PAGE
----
• (GA) enPR: /kŏnʹshəs/ IPA: /ˈkɑn.ʃəs/
  • (RP) IPA: /ˈkɒn.ʃəs/, /ˈkɒntʃəs/


  1. Alert, awake; with one's mental faculties active.
    The noise woke me, but it was another few minutes before I was fully conscious.
  2. Aware of one's own existence; aware of one's own awareness.
    • 1999, Eckhart Tolle, The Power of Now, Hodder and Stoughton, pages 61–62:
      The best indicator of your level of consciousness is how you deal with life's challenges when they come.  Through those challenges, an already unconscious person tends to become more deeply unconscious, and a conscious person more intensely conscious.
    Only highly intelligent beings can be fully conscious.
  3. Aware of, sensitive to; observing and noticing, or being strongly interested in or concerned about.
    • 1945 August 17, George Orwell [pseudonym; Eric Arthur Blair], chapter 6, in Animal Farm: A Fairy Story, London: Secker & Warburg, OCLC 3655473 ↗:
      Once again the animals were conscious of a vague uneasiness.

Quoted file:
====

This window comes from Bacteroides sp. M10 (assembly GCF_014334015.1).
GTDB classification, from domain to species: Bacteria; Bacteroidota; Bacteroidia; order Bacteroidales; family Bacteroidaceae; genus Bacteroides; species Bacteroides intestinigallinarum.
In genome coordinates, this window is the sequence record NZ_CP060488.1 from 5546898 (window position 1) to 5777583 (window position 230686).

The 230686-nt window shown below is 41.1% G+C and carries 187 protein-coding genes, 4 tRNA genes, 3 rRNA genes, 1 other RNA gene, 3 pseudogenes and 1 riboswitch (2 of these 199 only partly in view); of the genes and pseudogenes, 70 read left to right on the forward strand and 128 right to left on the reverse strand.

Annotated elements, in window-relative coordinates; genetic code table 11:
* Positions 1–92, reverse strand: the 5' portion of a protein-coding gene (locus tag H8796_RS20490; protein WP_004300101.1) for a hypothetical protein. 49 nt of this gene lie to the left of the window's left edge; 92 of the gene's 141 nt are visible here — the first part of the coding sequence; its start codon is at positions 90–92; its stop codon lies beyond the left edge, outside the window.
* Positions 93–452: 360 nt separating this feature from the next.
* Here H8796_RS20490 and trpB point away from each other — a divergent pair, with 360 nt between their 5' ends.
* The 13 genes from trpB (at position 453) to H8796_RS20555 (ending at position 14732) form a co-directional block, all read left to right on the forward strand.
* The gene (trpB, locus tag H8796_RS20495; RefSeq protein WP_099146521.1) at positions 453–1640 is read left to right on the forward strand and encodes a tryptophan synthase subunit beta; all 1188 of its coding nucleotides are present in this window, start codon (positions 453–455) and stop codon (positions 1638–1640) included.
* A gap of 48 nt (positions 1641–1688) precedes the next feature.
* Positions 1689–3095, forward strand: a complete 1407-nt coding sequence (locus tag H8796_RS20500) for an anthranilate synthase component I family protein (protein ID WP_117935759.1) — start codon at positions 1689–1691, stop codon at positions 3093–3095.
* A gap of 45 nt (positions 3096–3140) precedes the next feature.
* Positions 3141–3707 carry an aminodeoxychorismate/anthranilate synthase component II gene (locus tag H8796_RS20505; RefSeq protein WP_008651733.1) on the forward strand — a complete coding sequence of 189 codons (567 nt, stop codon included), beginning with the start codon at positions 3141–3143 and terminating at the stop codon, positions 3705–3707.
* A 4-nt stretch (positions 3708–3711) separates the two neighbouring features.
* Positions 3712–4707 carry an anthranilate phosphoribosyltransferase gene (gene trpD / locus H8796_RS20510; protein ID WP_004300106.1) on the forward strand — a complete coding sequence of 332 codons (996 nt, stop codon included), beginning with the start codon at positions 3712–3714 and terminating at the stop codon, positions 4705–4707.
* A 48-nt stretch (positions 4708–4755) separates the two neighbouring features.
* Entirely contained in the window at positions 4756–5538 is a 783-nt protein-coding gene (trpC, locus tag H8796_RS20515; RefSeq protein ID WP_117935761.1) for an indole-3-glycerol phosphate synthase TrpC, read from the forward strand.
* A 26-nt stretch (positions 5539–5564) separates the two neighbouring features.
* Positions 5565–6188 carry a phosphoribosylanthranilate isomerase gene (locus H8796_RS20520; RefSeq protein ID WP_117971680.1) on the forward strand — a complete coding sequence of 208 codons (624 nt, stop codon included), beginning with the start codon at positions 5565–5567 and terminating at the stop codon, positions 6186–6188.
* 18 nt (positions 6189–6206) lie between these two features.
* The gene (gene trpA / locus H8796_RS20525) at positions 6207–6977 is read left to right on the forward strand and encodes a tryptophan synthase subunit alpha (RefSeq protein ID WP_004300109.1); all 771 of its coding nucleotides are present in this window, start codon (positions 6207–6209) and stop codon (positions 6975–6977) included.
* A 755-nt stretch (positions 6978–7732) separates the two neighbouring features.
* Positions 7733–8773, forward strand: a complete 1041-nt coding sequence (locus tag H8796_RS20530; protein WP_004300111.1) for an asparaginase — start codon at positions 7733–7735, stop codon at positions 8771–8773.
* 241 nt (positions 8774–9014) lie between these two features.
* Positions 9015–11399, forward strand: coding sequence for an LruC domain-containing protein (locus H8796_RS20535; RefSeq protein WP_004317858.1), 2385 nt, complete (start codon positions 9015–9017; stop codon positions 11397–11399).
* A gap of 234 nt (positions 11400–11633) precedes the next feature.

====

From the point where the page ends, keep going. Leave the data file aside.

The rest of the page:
I was conscious of a noise behind me.   a very class-conscious analysis
  4. Deliberate, intentional, done with awareness of what one is doing.
    • 1907, Brigham Henry Roberts, Defense of the Faith and the Saints, volume 1, page 43:
      He candidly confesses that it is an effort to account for Joseph Smith upon some other hypothesis than that he was a conscious fraud, bent on deceiving mankind.
  5. Known or felt personally, internally by a person.
    conscious guilt
  6. Self-conscious.
    • 1616—1650, Richard Crashaw:
      The conscious water saw its God, and blushed.
Antonyms Related terms Translations Translations Translations Noun

conscious (plural consciouses)

  1. The part of the mind that is aware of itself; the consciousness.

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